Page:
One of the most-used business metaphors is the ladder of success.
With this metaphor it’s assumed that you start at the bottom and work your way to the top rung in a predictable, progressive fashion. Wouldn’t it be easy if you always knew your next steps?
But this isn’t how your business works.
Think about it. What’s at the bottom of the ladder of success? What is the progression of steps? And, most importantly, what in the world happens when you get to the top?
When you get to the top, are you finished? Is it all over?
I have never heard of a single artist – visual, performing, or otherwise – who thinks they’ve attained the highest level possible in their career.
I think that’s why, even though I use it, I have a problem with the word “success.” Growth-minded artists keep moving the target for success. They’re never quite satisfied.
You will keep going for as long as you breathe.
You’re creative, after all. You want to learn more, improve your art, and flourish from accepting new challenges.
You want your art to be seen by more people, to be acquired by ever-prestigious collectors and institutions, and to leave a legacy.
Artists don’t reach the top and say that’s it. They keep going!
Your Art Biz Career Circle
Rather than the using the metaphor of a ladder, I use the circle to explain how art businesses and careers expand. Here’s how it works.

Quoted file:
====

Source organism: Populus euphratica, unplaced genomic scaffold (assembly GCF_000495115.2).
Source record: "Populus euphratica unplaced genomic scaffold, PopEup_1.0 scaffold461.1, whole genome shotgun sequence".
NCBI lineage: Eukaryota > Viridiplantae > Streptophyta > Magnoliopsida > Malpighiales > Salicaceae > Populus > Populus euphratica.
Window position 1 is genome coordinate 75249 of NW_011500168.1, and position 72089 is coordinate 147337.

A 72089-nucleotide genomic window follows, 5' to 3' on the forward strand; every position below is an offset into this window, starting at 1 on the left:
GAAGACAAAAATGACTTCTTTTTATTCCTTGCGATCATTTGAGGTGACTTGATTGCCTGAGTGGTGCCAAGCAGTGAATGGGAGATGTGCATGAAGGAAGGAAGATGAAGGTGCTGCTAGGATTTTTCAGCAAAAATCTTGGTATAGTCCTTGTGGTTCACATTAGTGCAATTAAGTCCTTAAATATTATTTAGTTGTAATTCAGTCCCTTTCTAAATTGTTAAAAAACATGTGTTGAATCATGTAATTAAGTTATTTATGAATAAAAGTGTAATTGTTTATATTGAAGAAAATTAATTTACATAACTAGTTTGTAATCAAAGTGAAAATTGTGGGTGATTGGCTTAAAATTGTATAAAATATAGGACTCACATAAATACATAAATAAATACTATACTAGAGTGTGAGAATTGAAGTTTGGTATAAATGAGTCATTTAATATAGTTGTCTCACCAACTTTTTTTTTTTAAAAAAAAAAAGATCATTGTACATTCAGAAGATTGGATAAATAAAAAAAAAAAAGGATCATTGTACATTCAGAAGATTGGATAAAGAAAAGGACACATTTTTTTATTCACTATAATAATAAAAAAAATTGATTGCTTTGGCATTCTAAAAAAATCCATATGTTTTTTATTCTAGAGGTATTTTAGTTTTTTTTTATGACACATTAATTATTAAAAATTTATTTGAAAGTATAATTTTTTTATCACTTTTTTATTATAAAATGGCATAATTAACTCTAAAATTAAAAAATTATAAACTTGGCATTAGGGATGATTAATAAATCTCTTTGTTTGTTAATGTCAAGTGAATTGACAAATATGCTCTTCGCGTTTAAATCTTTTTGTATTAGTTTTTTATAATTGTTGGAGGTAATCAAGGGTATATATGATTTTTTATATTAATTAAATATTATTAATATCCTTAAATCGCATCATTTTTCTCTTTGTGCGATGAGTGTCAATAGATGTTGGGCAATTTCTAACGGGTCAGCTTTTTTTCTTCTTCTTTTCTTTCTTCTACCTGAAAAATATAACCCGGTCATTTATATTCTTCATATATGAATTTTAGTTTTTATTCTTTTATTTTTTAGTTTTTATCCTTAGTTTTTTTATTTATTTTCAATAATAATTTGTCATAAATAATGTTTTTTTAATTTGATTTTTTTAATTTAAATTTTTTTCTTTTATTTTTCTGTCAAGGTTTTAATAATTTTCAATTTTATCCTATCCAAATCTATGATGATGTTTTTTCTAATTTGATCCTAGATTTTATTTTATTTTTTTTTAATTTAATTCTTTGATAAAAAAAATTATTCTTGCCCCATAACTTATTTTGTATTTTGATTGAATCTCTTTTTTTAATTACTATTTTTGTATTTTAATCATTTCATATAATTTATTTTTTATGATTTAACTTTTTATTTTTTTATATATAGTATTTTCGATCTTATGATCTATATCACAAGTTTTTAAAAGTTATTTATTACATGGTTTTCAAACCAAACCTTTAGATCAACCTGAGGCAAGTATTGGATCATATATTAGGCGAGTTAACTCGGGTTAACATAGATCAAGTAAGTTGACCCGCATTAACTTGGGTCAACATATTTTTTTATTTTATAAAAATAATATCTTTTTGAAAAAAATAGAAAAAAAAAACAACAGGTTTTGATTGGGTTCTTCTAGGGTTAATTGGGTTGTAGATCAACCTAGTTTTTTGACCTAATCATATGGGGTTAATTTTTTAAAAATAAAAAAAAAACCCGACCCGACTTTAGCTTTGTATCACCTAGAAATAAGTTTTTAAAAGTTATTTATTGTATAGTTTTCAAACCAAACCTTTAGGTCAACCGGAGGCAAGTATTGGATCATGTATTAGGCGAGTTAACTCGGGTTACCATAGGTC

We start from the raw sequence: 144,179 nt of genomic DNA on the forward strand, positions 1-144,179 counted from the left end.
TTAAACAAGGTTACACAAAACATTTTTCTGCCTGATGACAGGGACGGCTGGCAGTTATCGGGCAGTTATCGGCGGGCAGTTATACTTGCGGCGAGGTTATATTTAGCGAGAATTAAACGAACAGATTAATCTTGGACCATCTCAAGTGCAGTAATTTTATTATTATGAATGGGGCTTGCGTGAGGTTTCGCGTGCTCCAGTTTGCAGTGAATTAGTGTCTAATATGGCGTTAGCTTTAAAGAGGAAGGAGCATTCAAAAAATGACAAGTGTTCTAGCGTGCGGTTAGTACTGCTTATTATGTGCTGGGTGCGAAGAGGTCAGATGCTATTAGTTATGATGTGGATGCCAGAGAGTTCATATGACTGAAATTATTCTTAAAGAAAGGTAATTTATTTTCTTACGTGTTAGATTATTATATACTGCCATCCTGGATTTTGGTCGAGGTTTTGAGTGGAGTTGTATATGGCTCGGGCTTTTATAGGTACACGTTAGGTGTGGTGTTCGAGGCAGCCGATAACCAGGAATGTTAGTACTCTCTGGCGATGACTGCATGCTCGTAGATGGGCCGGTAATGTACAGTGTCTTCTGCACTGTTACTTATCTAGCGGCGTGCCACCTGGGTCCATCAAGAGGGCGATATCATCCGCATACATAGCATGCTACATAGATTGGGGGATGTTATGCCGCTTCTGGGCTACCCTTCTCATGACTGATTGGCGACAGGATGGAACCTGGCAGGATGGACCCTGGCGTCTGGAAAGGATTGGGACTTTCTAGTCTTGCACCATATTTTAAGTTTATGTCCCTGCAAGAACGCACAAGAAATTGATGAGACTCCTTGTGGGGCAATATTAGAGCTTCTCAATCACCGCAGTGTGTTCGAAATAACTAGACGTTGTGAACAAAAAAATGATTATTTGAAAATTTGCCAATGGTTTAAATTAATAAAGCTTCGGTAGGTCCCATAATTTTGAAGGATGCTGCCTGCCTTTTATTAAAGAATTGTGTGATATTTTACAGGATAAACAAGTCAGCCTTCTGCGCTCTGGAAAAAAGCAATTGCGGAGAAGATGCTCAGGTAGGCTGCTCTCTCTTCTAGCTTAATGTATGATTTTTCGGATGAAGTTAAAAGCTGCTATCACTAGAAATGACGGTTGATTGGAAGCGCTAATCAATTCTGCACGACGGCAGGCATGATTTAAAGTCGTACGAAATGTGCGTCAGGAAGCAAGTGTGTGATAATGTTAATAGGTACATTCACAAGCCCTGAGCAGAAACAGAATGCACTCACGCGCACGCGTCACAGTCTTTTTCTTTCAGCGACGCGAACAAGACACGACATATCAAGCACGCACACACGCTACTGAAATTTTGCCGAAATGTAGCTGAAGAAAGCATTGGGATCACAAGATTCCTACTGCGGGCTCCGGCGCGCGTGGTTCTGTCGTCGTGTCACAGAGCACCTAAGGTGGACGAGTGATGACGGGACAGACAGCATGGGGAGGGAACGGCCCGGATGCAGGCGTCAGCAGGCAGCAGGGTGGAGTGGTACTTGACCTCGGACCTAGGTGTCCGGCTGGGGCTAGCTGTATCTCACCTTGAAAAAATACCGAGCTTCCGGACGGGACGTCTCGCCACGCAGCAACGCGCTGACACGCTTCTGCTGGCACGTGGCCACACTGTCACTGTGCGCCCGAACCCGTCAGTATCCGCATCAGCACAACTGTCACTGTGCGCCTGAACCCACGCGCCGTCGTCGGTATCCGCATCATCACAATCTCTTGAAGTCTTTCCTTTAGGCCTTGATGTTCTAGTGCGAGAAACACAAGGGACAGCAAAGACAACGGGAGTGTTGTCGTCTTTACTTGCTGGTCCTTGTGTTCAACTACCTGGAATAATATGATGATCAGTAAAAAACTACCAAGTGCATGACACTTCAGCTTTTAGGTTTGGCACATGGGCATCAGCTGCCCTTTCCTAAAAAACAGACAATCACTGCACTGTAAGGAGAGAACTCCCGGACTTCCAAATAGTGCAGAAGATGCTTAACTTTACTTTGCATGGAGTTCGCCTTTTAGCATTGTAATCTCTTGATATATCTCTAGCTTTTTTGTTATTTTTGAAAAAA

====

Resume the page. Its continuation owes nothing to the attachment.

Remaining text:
I believe there are three primary areas of focus for an artist’s business:
- Inspiration – filling your well of ideas – about 20% of your time
- Studio – making art – about 40% of your time
- Marketing & business – everything else – about 40% of your time
The time estimates here are rough and certainly don’t break down this neatly daily or weekly. You bounce back and forth within the circle as your focus changes, depending on your goals and obligations.
You might stay in studio mode for one day or one week without giving a care to marketing and business. Or you could remain there in mornings and leave the afternoons for business.
At some point, you have to fill the well – you have to seek inspiration so you can continue making art and growing as an artist. This means enrolling in a class, talking with other artists, reading a book, or visiting galleries and museums. It could just as easily mean taking a nap or scheduling a vacation.
Your Expanding Circle
You don’t finish a marketing task and declare you’re done with it. You know you must return to it in the future. Ditto for inspiration and studio. You’re repeating many of the same things to build your business, month after month and year after year.
With this consistency and repetition, you become more sophisticated. You learn what does and doesn’t work, you adapt, and you add new tools, strategies, and technology.
So rather than looking like a ladder, your business growth looks like this.
The inspiration-studio-business distribution doesn’t change much, but your circle gets larger and includes more responsibilities.
The blue line illustrates the bouncy path you take, while the pink arrow represents the upward movement of your career.
Remember that there is no top of the ladder for growth-minded artists. There is plenty of room for more circles – more advancement – beyond what is visible.
Each artist finds his or her personal trajectory. You will find your own way.